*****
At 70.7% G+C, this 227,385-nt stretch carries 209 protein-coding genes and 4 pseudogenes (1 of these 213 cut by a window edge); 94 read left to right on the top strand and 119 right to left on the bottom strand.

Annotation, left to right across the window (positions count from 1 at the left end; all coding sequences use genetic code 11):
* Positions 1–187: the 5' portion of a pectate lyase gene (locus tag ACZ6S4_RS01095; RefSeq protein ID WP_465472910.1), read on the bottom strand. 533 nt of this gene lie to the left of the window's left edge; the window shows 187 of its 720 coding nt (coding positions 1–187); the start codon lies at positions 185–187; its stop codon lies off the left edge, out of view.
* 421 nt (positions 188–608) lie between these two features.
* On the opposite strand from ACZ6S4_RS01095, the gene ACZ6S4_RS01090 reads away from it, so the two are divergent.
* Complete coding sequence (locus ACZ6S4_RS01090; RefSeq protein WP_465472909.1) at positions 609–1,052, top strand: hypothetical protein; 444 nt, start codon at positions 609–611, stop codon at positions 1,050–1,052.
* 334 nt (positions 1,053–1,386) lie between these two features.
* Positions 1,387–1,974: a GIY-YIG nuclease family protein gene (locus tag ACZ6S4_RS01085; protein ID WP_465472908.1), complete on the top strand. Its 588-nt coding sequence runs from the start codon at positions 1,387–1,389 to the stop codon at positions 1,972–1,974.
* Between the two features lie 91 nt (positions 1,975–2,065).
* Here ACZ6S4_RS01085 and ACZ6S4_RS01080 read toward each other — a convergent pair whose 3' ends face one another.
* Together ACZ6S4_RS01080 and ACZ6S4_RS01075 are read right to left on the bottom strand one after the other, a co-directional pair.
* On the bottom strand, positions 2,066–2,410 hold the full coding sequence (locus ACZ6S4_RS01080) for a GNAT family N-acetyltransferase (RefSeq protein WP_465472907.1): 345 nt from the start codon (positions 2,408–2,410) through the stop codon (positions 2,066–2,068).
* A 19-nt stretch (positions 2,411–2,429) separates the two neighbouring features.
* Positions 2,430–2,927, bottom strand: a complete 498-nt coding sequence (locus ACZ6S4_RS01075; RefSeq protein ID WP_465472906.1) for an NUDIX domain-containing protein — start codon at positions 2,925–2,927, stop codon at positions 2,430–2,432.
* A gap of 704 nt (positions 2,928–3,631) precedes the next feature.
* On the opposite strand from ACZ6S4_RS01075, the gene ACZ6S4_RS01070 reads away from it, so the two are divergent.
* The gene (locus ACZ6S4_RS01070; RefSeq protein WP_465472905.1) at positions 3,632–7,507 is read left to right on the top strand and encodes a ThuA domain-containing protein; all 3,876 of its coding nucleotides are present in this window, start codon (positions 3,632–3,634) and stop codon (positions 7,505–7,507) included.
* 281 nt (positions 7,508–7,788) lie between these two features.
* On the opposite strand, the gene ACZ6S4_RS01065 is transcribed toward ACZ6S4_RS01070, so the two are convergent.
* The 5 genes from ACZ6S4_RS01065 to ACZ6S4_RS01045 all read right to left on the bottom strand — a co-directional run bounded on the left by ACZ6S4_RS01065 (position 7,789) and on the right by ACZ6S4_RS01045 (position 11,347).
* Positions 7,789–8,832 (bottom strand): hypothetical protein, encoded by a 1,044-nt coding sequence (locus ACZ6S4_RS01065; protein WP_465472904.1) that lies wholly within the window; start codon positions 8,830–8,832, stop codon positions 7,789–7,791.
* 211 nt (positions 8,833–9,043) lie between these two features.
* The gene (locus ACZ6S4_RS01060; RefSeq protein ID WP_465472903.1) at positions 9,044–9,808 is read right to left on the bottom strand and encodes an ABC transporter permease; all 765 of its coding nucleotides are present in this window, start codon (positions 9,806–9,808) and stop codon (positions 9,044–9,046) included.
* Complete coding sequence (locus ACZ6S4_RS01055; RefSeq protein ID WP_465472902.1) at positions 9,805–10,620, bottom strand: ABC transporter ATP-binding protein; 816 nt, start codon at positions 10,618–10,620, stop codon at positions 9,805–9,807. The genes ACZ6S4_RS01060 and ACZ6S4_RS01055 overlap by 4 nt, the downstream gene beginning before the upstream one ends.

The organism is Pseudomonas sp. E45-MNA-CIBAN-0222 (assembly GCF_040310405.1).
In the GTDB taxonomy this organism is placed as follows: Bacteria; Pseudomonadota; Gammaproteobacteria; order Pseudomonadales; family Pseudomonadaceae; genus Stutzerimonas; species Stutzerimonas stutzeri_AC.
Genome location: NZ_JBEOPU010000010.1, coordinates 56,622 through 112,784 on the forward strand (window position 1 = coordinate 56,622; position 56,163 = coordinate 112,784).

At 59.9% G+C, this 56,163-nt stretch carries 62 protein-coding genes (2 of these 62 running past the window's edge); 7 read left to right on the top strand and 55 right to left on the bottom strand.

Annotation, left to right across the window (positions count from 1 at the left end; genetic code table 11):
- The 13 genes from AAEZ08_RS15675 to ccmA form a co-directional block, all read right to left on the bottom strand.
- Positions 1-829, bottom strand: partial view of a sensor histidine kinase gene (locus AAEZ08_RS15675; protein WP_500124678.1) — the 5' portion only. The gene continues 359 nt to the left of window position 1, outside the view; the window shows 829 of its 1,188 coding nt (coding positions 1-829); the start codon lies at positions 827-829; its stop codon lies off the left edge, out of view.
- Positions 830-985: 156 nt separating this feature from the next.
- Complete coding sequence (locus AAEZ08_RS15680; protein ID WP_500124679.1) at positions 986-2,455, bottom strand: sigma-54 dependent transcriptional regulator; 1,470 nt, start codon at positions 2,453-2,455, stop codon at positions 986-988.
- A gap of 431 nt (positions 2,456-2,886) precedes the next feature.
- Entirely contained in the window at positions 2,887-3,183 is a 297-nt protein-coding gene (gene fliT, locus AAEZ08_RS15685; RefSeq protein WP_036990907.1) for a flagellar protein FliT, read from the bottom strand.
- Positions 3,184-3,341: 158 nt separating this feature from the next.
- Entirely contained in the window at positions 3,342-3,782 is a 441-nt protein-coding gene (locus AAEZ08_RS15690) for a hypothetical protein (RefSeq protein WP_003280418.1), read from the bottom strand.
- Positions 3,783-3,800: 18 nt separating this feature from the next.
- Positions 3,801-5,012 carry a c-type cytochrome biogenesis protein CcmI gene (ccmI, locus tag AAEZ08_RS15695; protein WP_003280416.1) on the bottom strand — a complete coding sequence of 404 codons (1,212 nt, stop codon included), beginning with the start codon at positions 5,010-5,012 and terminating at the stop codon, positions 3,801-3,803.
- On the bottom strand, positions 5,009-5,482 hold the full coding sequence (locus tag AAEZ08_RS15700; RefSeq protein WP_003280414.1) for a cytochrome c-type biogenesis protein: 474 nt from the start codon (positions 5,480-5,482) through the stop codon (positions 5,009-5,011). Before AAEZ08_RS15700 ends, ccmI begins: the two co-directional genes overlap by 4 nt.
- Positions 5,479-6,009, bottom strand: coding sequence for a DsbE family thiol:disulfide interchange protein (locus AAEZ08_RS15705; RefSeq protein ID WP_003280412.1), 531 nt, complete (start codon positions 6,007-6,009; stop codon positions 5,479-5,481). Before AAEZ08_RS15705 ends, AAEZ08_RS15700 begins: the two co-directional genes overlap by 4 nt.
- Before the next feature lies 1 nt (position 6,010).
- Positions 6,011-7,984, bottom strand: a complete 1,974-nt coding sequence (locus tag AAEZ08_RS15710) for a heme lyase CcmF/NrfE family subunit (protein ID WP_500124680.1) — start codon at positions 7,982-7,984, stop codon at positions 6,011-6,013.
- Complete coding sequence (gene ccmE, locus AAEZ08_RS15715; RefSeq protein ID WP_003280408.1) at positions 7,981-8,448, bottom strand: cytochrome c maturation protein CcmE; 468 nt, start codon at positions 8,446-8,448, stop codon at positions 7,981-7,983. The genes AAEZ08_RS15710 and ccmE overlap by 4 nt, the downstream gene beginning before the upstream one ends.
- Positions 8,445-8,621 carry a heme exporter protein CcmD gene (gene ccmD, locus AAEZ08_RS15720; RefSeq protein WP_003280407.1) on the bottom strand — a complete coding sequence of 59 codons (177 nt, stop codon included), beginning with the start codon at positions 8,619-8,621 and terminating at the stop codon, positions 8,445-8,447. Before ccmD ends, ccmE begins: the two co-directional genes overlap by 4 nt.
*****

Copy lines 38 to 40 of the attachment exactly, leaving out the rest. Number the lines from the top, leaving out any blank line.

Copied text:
- Positions 3,783-3,800: 18 nt separating this feature from the next.
- Positions 3,801-5,012 carry a c-type cytochrome biogenesis protein CcmI gene (ccmI, locus tag AAEZ08_RS15695; protein WP_003280416.1) on the bottom strand — a complete coding sequence of 404 codons (1,212 nt, stop codon included), beginning with the start codon at positions 5,010-5,012 and terminating at the stop codon, positions 3,801-3,803.
- On the bottom strand, positions 5,009-5,482 hold the full coding sequence (locus tag AAEZ08_RS15700; RefSeq protein WP_003280414.1) for a cytochrome c-type biogenesis protein: 474 nt from the start codon (positions 5,480-5,482) through the stop codon (positions 5,009-5,011). Before AAEZ08_RS15700 ends, ccmI begins: the two co-directional genes overlap by 4 nt.